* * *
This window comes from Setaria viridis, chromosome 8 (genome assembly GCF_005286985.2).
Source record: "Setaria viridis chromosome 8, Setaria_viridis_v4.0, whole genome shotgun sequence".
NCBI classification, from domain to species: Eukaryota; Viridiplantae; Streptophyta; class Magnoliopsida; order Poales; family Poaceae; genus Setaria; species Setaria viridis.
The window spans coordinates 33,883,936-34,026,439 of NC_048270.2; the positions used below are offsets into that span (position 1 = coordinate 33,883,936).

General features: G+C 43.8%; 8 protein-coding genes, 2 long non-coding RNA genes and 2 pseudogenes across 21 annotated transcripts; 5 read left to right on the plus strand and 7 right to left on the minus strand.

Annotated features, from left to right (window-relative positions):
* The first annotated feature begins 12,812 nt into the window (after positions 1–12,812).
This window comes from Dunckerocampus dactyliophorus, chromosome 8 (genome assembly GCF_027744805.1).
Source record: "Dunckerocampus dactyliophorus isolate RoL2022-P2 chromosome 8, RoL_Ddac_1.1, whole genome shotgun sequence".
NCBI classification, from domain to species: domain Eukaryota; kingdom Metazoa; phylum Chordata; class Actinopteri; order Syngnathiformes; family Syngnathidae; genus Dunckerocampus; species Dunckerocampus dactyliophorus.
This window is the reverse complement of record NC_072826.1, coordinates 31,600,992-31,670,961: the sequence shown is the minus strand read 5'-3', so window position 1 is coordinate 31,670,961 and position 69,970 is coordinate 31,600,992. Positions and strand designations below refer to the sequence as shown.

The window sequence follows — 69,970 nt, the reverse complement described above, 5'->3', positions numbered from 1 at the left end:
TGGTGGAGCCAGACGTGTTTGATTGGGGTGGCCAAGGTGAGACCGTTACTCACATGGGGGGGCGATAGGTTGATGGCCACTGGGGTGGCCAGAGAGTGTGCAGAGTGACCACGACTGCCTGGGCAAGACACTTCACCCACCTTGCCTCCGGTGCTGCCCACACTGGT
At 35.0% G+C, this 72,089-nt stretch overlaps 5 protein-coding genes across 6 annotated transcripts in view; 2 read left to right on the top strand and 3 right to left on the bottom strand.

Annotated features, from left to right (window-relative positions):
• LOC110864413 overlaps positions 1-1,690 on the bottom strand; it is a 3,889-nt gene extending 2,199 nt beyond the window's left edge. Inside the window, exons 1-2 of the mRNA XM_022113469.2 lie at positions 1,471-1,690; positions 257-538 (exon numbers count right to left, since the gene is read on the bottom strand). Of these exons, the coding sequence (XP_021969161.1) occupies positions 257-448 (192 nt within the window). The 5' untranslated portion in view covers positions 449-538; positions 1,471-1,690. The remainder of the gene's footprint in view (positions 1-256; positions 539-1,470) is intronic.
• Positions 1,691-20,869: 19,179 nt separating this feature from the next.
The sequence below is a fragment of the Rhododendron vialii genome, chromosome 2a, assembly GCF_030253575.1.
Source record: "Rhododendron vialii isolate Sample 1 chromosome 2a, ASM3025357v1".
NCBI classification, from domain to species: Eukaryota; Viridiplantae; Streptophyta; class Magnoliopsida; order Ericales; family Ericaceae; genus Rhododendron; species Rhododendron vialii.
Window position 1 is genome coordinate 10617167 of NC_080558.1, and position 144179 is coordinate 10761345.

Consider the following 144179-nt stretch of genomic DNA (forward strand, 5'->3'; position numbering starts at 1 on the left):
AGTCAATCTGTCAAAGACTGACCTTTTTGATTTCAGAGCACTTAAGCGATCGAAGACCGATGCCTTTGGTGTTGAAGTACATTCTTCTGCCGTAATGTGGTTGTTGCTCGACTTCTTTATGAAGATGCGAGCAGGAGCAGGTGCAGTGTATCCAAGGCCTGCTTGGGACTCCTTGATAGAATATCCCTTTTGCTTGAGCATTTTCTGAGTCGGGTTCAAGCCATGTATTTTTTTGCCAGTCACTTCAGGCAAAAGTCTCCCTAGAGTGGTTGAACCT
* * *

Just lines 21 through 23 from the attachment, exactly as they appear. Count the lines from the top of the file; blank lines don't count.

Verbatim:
Window position 1 is genome coordinate 10617167 of NC_080558.1, and position 144179 is coordinate 10761345.

Consider the following 144179-nt stretch of genomic DNA (forward strand, 5'->3'; position numbering starts at 1 on the left):
AGTCAATCTGTCAAAGACTGACCTTTTTGATTTCAGAGCACTTAAGCGATCGAAGACCGATGCCTTTGGTGTTGAAGTACATTCTTCTGCCGTAATGTGGTTGTTGCTCGACTTCTTTATGAAGATGCGAGCAGGAGCAGGTGCAGTGTATCCAAGGCCTGCTTGGGACTCCTTGATAGAATATCCCTTTTGCTTGAGCATTTTCTGAGTCGGGTTCAAGCCATGTATTTTTTTGCCAGTCACTTCAGGCAAAAGTCTCCCTAGAGTGGTTGAACCT